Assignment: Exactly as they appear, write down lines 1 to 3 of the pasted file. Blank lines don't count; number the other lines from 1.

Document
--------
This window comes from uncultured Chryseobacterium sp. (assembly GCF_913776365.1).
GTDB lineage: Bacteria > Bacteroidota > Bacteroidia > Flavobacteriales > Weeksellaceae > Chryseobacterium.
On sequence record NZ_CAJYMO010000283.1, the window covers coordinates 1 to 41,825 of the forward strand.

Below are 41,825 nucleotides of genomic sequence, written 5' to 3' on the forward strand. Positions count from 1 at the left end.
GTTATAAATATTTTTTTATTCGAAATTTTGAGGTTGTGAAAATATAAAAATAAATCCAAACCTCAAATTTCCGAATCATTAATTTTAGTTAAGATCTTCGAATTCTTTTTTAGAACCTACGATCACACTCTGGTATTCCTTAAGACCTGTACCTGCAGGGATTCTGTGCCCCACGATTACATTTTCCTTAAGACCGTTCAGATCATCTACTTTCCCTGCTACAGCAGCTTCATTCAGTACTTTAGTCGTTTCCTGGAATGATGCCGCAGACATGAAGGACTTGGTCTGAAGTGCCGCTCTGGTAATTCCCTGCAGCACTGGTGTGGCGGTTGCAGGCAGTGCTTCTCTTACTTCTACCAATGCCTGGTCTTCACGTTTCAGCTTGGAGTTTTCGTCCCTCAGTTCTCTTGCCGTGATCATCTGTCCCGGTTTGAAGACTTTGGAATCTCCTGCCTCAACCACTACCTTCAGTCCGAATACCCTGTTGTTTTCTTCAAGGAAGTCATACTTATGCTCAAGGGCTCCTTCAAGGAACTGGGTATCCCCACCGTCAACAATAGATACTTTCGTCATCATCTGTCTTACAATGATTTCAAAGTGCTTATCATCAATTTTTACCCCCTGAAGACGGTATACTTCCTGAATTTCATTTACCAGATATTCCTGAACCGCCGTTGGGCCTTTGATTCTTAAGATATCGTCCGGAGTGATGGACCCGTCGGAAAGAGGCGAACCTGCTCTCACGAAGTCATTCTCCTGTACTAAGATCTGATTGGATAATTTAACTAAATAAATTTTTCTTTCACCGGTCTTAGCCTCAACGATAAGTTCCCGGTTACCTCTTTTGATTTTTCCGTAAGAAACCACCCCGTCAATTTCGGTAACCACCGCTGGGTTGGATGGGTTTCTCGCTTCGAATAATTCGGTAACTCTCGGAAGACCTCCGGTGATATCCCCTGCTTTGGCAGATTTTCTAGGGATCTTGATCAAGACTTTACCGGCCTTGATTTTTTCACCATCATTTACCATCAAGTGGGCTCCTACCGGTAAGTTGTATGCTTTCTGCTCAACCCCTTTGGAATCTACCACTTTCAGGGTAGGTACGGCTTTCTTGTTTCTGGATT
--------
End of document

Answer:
This window comes from uncultured Chryseobacterium sp. (assembly GCF_913776365.1).
GTDB lineage: Bacteria > Bacteroidota > Bacteroidia > Flavobacteriales > Weeksellaceae > Chryseobacterium.
On sequence record NZ_CAJYMO010000283.1, the window covers coordinates 1 to 41,825 of the forward strand.